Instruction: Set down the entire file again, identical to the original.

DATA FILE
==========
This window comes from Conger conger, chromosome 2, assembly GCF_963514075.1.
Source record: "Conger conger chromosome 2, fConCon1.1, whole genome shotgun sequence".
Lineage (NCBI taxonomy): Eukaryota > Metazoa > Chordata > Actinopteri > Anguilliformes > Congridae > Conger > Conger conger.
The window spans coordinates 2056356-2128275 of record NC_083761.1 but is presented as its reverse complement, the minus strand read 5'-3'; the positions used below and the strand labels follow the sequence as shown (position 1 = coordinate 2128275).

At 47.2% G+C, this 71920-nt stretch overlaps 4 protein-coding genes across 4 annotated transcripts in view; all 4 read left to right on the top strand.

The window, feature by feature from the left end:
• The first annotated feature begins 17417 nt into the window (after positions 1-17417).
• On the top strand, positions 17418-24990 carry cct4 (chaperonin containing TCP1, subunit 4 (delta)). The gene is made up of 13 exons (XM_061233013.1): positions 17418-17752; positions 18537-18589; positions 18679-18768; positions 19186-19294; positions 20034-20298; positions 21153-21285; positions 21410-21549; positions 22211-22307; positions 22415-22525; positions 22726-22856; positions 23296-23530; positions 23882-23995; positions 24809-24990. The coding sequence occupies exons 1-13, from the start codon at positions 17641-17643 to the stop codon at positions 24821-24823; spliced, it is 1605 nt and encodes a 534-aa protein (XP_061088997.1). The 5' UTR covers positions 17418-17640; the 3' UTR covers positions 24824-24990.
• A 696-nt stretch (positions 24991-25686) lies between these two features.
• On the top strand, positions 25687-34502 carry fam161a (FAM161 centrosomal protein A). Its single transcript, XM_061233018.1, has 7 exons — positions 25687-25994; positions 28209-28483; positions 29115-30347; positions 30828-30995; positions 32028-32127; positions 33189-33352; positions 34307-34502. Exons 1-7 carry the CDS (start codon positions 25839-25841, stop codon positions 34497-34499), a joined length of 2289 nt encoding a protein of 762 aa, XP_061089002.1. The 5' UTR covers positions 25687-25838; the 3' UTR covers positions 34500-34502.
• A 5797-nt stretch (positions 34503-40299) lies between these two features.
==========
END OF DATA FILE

This window comes from Conger conger, chromosome 2, assembly GCF_963514075.1.
Source record: "Conger conger chromosome 2, fConCon1.1, whole genome shotgun sequence".
Lineage (NCBI taxonomy): Eukaryota > Metazoa > Chordata > Actinopteri > Anguilliformes > Congridae > Conger > Conger conger.
The window spans coordinates 2056356-2128275 of record NC_083761.1 but is presented as its reverse complement, the minus strand read 5'-3'; the positions used below and the strand labels follow the sequence as shown (position 1 = coordinate 2128275).

At 47.2% G+C, this 71920-nt stretch overlaps 4 protein-coding genes across 4 annotated transcripts in view; all 4 read left to right on the top strand.

The window, feature by feature from the left end:
• The first annotated feature begins 17417 nt into the window (after positions 1-17417).
• On the top strand, positions 17418-24990 carry cct4 (chaperonin containing TCP1, subunit 4 (delta)). The gene is made up of 13 exons (XM_061233013.1): positions 17418-17752; positions 18537-18589; positions 18679-18768; positions 19186-19294; positions 20034-20298; positions 21153-21285; positions 21410-21549; positions 22211-22307; positions 22415-22525; positions 22726-22856; positions 23296-23530; positions 23882-23995; positions 24809-24990. The coding sequence occupies exons 1-13, from the start codon at positions 17641-17643 to the stop codon at positions 24821-24823; spliced, it is 1605 nt and encodes a 534-aa protein (XP_061088997.1). The 5' UTR covers positions 17418-17640; the 3' UTR covers positions 24824-24990.
• A 696-nt stretch (positions 24991-25686) lies between these two features.
• On the top strand, positions 25687-34502 carry fam161a (FAM161 centrosomal protein A). Its single transcript, XM_061233018.1, has 7 exons — positions 25687-25994; positions 28209-28483; positions 29115-30347; positions 30828-30995; positions 32028-32127; positions 33189-33352; positions 34307-34502. Exons 1-7 carry the CDS (start codon positions 25839-25841, stop codon positions 34497-34499), a joined length of 2289 nt encoding a protein of 762 aa, XP_061089002.1. The 5' UTR covers positions 25687-25838; the 3' UTR covers positions 34500-34502.
• A 5797-nt stretch (positions 34503-40299) lies between these two features.